11    Then the Israelites did evil in the eyes of the LORD and served the Baals.

12    They forsook the LORD, the God of their fathers, who had brought them out of Egypt. They followed and worshiped various gods of the peoples around them. They provoked the LORD to anger

13    because they forsook him and served Baal and the Ashtoreths. (NIV)

Today, we may not make these images of false gods, for they are just as unreal as our true God.

Today, we worship and follow the ways of the world around us.

Today, we follow the leadership of lust and greed and power.

The moral teaching of the Lord our God, the life example of Jesus Christ, and the Lord's examples of unconditional love and compassion all have become as a collection of myths, as a book of fairy tales, as something unreal.

It is obvious that Moses followed the leadership of God.

It is equally obvious that Joshua followed the leadership of both Moses and the Lord.

But the elders of Joshua's day seemed to have followed only the leadership of Joshua, for their children never seemed to have came to know the Lord.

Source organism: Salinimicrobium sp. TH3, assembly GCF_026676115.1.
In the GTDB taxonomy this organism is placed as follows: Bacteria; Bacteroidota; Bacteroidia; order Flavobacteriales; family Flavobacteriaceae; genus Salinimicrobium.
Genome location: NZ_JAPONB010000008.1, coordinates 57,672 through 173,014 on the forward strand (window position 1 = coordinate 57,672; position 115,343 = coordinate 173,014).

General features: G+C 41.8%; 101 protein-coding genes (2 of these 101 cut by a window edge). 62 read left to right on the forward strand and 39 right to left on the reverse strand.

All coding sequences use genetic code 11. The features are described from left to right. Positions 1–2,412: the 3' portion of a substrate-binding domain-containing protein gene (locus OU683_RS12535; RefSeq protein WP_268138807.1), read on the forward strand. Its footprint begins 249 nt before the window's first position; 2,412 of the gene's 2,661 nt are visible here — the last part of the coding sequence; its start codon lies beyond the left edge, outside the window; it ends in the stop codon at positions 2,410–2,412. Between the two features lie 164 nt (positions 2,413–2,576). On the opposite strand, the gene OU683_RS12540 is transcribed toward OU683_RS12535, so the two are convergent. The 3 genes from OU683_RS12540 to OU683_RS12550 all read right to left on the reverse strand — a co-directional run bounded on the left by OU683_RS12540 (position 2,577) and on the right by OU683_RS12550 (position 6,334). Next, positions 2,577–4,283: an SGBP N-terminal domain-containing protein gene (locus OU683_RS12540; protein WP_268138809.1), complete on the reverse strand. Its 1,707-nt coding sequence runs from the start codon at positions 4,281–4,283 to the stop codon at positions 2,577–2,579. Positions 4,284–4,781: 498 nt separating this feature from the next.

For the most part, these elders must only have been playing the game of following the Lord, while they were following Joshua, and their children, like our children, picked up on the true intent of the hearts of their parents.

This comes about because people who follow other people see their hypocrisy, for we all fall short of God's desire for our lives; and thus they stop playing the game of following the leadership of the Lord, and act according to the hypocritical state of the those they follow.

The result is that the people of the world become harder and harder of heart, and more and more violent; and God's existence and presence become more and more distant.

If we who are gathered here today truly believe, and are truly following the leadership of the Lord our God, then we need to show our Leader to others.

We need to live the life we say we believe.

If we are embarrassed to show the Lord of our lives to others in public, then others will likewise be embarrassed to do so, too.

Jesus Christ needs to be alive in our lives as well as in our hearts.

We need to show the next generation that is growing up with us, Jesus, that they will come to follow Him, and not us.

We need to take their attention from ourselves and place it upon the Lord and His teachings.

We need to stop playing the game of "follow the leader".

We need to truly follow Him, if we ever hope to have others do so, too.